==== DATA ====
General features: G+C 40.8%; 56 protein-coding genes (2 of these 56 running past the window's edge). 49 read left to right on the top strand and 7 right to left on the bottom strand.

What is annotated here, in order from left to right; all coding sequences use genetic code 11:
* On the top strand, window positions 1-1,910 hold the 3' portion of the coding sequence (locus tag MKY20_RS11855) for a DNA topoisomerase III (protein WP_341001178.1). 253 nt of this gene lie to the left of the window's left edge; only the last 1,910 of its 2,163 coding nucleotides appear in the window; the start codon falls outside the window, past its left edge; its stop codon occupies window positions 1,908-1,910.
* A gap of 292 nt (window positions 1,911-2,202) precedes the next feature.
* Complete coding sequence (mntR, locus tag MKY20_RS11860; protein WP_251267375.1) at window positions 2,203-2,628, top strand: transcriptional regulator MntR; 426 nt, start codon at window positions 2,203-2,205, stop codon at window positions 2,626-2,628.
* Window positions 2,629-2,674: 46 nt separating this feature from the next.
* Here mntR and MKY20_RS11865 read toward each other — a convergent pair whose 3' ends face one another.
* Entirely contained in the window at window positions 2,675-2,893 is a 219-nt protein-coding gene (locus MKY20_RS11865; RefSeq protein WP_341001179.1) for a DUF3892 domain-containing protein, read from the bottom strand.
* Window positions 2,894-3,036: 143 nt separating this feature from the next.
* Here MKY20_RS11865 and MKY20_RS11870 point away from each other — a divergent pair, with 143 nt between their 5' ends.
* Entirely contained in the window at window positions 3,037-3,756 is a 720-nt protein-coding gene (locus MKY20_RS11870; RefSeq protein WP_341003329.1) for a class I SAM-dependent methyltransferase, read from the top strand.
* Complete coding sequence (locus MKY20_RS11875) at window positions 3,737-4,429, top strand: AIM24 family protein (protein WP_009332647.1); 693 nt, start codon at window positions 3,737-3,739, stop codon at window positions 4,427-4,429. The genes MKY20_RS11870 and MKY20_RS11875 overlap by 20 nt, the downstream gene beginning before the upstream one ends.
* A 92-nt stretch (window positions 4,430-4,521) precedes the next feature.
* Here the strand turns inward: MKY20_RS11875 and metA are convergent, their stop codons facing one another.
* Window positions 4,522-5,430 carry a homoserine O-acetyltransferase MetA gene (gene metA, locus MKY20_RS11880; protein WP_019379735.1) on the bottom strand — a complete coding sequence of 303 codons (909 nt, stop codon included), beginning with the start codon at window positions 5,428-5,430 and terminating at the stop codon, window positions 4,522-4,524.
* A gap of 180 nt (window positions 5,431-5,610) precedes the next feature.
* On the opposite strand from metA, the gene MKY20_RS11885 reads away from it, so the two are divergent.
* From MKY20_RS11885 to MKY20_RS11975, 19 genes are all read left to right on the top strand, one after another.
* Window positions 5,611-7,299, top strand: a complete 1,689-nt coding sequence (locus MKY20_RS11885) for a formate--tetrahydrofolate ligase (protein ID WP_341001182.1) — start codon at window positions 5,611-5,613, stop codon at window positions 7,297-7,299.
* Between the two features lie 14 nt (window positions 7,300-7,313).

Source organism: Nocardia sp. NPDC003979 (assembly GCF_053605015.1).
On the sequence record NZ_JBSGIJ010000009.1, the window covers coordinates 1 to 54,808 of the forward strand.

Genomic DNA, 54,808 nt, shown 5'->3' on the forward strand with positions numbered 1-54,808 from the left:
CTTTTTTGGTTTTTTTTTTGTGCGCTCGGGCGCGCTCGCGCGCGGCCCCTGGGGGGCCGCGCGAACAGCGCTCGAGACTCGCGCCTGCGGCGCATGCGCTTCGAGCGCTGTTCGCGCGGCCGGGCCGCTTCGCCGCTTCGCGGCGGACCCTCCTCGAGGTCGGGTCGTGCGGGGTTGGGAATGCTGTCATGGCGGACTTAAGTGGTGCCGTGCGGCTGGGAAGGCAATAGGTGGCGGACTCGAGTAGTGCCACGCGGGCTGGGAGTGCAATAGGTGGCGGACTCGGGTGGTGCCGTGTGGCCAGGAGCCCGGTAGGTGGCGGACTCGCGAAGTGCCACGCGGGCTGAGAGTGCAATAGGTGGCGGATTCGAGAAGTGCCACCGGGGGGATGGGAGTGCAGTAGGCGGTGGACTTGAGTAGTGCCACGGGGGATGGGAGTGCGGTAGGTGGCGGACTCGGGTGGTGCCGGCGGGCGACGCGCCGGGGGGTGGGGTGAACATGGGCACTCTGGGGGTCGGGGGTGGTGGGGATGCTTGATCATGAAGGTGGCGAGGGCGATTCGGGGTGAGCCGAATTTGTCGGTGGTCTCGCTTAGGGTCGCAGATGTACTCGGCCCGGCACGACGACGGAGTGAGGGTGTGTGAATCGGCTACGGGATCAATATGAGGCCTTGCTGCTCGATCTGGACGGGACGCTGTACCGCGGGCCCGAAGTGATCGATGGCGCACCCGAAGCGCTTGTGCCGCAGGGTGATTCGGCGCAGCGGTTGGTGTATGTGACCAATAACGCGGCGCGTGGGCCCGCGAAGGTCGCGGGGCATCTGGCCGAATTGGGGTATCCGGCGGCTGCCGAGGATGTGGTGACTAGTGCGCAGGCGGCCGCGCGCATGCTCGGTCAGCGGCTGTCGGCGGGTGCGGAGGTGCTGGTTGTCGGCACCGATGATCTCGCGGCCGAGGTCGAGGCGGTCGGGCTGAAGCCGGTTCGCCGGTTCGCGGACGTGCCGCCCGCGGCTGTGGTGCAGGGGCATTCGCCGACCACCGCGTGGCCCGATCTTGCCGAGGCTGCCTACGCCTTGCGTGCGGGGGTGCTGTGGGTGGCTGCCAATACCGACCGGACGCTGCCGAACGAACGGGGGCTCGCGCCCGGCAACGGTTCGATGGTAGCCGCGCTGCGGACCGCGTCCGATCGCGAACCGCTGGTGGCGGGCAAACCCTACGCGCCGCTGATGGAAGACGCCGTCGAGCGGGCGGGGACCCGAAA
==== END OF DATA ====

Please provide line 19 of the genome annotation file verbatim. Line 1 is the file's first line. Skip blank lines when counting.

* Window positions 5,611-7,299, top strand: a complete 1,689-nt coding sequence (locus MKY20_RS11885) for a formate--tetrahydrofolate ligase (protein ID WP_341001182.1) — start codon at window positions 5,611-5,613, stop codon at window positions 7,297-7,299.